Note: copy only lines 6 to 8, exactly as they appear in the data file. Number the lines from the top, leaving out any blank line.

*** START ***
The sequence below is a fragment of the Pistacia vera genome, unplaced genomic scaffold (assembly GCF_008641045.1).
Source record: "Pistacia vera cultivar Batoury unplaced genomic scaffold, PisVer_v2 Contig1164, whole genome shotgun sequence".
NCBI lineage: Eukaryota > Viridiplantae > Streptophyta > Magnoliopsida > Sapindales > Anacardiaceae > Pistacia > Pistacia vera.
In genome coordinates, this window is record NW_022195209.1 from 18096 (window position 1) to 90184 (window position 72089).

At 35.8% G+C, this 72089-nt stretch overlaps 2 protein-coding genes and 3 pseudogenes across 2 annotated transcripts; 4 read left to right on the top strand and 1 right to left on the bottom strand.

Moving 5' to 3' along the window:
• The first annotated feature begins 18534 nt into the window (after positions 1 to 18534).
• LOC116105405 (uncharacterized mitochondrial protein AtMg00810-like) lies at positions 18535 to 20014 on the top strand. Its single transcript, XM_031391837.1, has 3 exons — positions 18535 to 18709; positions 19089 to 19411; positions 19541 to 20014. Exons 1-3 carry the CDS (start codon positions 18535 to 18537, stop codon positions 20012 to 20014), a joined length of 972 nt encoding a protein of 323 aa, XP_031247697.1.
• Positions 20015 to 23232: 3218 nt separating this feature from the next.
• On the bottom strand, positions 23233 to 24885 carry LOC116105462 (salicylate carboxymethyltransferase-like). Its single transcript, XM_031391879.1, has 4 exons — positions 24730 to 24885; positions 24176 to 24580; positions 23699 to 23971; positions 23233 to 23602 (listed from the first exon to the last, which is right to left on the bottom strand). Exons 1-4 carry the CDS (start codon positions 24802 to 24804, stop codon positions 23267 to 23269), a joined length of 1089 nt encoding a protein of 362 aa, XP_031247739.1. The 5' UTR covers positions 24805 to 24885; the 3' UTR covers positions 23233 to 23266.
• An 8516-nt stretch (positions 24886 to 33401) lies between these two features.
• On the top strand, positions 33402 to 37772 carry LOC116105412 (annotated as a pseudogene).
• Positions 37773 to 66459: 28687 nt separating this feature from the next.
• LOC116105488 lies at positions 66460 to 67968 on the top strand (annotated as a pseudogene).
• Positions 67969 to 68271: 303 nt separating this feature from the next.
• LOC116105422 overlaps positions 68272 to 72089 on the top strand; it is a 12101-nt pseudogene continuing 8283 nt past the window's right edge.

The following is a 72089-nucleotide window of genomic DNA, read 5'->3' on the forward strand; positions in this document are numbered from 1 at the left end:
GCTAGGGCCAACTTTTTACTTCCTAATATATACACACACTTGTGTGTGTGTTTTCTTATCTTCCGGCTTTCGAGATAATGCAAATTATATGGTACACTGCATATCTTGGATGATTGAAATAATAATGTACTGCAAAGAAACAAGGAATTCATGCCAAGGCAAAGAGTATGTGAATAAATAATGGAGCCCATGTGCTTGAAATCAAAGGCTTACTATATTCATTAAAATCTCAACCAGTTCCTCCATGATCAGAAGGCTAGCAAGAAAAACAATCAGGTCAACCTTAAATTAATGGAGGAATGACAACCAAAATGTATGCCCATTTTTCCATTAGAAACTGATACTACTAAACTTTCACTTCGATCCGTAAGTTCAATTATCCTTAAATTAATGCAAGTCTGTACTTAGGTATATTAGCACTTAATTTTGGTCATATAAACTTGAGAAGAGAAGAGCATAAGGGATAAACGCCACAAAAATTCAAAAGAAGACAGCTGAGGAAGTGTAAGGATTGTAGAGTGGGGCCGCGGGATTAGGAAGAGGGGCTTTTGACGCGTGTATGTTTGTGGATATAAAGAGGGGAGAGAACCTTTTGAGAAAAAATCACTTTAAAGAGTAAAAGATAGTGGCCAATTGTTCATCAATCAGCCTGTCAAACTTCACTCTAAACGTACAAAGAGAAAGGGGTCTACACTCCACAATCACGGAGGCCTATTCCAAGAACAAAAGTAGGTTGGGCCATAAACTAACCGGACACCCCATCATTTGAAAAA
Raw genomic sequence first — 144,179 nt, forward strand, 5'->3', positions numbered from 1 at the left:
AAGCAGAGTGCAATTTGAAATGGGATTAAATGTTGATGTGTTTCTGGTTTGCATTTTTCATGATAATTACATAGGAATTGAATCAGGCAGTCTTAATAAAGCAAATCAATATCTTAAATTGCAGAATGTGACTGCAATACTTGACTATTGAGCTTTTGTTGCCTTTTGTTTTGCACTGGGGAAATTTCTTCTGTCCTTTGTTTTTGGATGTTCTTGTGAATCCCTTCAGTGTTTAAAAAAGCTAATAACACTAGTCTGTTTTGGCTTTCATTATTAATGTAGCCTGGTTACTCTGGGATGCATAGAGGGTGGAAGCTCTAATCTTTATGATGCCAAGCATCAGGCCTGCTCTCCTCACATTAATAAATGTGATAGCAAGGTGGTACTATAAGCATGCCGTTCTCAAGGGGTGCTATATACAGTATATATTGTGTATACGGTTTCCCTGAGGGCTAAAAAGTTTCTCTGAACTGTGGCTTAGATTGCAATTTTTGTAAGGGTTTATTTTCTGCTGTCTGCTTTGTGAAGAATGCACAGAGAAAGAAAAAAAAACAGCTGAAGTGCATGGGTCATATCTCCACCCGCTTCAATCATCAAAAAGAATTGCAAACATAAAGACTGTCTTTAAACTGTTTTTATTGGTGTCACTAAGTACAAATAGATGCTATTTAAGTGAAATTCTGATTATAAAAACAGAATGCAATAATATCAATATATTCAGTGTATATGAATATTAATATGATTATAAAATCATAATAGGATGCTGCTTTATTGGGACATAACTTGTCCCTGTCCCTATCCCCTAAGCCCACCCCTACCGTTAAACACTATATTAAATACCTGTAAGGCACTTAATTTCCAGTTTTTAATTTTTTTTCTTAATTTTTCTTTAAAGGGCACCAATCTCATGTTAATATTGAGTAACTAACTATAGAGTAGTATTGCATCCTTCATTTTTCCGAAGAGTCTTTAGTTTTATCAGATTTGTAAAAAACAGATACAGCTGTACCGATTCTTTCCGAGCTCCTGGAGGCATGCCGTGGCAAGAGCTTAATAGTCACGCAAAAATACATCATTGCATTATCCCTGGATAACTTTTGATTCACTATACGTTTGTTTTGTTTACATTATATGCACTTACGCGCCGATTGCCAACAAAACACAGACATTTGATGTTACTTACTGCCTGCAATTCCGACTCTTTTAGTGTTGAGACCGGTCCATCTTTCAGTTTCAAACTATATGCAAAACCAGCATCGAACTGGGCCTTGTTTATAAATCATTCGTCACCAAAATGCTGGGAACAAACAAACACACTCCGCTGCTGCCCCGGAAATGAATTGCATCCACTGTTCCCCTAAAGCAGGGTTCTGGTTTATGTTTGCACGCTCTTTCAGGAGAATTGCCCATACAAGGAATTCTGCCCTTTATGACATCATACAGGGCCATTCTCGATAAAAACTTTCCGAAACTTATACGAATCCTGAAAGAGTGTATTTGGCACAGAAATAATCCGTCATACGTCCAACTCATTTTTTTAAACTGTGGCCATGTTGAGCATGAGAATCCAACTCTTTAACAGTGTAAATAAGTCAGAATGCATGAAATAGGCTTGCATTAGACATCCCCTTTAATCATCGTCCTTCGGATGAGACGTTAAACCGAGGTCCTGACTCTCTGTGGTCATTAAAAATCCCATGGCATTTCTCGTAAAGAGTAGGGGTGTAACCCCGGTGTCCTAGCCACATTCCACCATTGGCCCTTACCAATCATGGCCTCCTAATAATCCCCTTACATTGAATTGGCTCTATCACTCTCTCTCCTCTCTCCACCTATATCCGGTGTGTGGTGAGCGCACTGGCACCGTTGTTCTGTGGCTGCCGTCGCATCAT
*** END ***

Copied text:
Moving 5' to 3' along the window:
• The first annotated feature begins 18534 nt into the window (after positions 1 to 18534).
• LOC116105405 (uncharacterized mitochondrial protein AtMg00810-like) lies at positions 18535 to 20014 on the top strand. Its single transcript, XM_031391837.1, has 3 exons — positions 18535 to 18709; positions 19089 to 19411; positions 19541 to 20014. Exons 1-3 carry the CDS (start codon positions 18535 to 18537, stop codon positions 20012 to 20014), a joined length of 972 nt encoding a protein of 323 aa, XP_031247697.1.